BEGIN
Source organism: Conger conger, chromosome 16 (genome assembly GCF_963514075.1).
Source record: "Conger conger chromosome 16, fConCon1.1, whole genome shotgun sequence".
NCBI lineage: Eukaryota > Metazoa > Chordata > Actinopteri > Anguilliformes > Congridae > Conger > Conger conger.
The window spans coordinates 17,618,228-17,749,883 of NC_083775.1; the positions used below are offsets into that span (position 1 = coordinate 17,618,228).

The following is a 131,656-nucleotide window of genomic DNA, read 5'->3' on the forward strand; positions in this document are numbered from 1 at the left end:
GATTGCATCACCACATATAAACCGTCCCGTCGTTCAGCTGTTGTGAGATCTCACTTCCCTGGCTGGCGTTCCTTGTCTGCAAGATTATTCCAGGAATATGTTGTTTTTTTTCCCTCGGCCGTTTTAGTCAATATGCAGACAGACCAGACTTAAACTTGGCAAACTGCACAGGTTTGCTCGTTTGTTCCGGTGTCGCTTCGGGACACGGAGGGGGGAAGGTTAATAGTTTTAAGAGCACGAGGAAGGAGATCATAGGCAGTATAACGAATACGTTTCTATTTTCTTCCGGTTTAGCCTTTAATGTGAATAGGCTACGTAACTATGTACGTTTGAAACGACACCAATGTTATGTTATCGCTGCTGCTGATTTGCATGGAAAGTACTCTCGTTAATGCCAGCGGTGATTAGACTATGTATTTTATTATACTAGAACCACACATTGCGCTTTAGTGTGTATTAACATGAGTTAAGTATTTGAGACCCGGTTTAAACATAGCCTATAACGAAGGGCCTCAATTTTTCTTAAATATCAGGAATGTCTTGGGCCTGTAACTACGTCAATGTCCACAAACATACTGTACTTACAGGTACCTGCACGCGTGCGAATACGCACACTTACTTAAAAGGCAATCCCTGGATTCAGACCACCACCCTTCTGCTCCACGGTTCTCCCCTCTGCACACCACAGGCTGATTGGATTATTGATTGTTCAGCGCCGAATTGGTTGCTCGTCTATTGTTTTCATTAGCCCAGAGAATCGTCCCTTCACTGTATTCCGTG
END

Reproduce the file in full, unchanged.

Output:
Source organism: Conger conger, chromosome 16 (genome assembly GCF_963514075.1).
Source record: "Conger conger chromosome 16, fConCon1.1, whole genome shotgun sequence".
NCBI lineage: Eukaryota > Metazoa > Chordata > Actinopteri > Anguilliformes > Congridae > Conger > Conger conger.
The window spans coordinates 17,618,228-17,749,883 of NC_083775.1; the positions used below are offsets into that span (position 1 = coordinate 17,618,228).

The following is a 131,656-nucleotide window of genomic DNA, read 5'->3' on the forward strand; positions in this document are numbered from 1 at the left end:
GATTGCATCACCACATATAAACCGTCCCGTCGTTCAGCTGTTGTGAGATCTCACTTCCCTGGCTGGCGTTCCTTGTCTGCAAGATTATTCCAGGAATATGTTGTTTTTTTTCCCTCGGCCGTTTTAGTCAATATGCAGACAGACCAGACTTAAACTTGGCAAACTGCACAGGTTTGCTCGTTTGTTCCGGTGTCGCTTCGGGACACGGAGGGGGGAAGGTTAATAGTTTTAAGAGCACGAGGAAGGAGATCATAGGCAGTATAACGAATACGTTTCTATTTTCTTCCGGTTTAGCCTTTAATGTGAATAGGCTACGTAACTATGTACGTTTGAAACGACACCAATGTTATGTTATCGCTGCTGCTGATTTGCATGGAAAGTACTCTCGTTAATGCCAGCGGTGATTAGACTATGTATTTTATTATACTAGAACCACACATTGCGCTTTAGTGTGTATTAACATGAGTTAAGTATTTGAGACCCGGTTTAAACATAGCCTATAACGAAGGGCCTCAATTTTTCTTAAATATCAGGAATGTCTTGGGCCTGTAACTACGTCAATGTCCACAAACATACTGTACTTACAGGTACCTGCACGCGTGCGAATACGCACACTTACTTAAAAGGCAATCCCTGGATTCAGACCACCACCCTTCTGCTCCACGGTTCTCCCCTCTGCACACCACAGGCTGATTGGATTATTGATTGTTCAGCGCCGAATTGGTTGCTCGTCTATTGTTTTCATTAGCCCAGAGAATCGTCCCTTCACTGTATTCCGTG